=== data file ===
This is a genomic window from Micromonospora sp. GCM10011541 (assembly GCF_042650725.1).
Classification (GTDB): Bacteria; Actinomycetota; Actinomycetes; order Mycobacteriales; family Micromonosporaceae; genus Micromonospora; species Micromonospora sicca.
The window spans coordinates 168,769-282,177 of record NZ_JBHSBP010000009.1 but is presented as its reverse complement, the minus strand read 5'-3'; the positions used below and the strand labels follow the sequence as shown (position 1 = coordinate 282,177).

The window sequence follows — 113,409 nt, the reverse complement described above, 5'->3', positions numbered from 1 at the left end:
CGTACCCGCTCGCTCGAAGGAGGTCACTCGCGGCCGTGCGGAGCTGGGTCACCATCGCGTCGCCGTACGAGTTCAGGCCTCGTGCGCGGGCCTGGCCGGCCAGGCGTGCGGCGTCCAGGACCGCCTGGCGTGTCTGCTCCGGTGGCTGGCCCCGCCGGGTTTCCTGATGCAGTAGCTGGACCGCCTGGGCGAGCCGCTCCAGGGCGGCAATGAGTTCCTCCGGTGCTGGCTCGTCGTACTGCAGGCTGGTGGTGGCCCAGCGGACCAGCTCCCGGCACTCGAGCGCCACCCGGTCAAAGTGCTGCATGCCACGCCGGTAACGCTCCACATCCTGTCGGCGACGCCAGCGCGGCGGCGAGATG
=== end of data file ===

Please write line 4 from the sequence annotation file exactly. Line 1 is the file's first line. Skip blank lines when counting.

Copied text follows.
The window sequence follows — 113,409 nt, the reverse complement described above, 5'->3', positions numbered from 1 at the left end: